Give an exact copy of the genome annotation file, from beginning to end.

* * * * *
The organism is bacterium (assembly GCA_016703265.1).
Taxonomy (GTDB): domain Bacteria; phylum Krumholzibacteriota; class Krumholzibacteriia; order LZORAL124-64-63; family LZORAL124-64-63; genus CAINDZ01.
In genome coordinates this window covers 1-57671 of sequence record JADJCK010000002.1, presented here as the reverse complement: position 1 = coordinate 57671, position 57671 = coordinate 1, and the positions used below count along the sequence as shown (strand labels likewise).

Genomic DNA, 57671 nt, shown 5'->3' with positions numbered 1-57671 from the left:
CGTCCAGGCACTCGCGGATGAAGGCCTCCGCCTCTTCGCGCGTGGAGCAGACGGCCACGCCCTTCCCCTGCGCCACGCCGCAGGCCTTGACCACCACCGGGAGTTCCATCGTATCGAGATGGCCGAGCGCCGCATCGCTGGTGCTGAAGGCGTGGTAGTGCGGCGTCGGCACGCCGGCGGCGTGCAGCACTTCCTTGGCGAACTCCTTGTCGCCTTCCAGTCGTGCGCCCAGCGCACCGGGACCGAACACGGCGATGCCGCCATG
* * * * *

The organism is bacterium (assembly GCA_016703265.1).
Taxonomy (GTDB): domain Bacteria; phylum Krumholzibacteriota; class Krumholzibacteriia; order LZORAL124-64-63; family LZORAL124-64-63; genus CAINDZ01.
In genome coordinates this window covers 1-57671 of sequence record JADJCK010000002.1, presented here as the reverse complement: position 1 = coordinate 57671, position 57671 = coordinate 1, and the positions used below count along the sequence as shown (strand labels likewise).

Genomic DNA, 57671 nt, shown 5'->3' with positions numbered 1-57671 from the left:
CGTCCAGGCACTCGCGGATGAAGGCCTCCGCCTCTTCGCGCGTGGAGCAGACGGCCACGCCCTTCCCCTGCGCCACGCCGCAGGCCTTGACCACCACCGGGAGTTCCATCGTATCGAGATGGCCGAGCGCCGCATCGCTGGTGCTGAAGGCGTGGTAGTGCGGCGTCGGCACGCCGGCGGCGTGCAGCACTTCCTTGGCGAACTCCTTGTCGCCTTCCAGTCGTGCGCCCAGCGCACCGGGACCGAACACGGCGATGCCGCCATG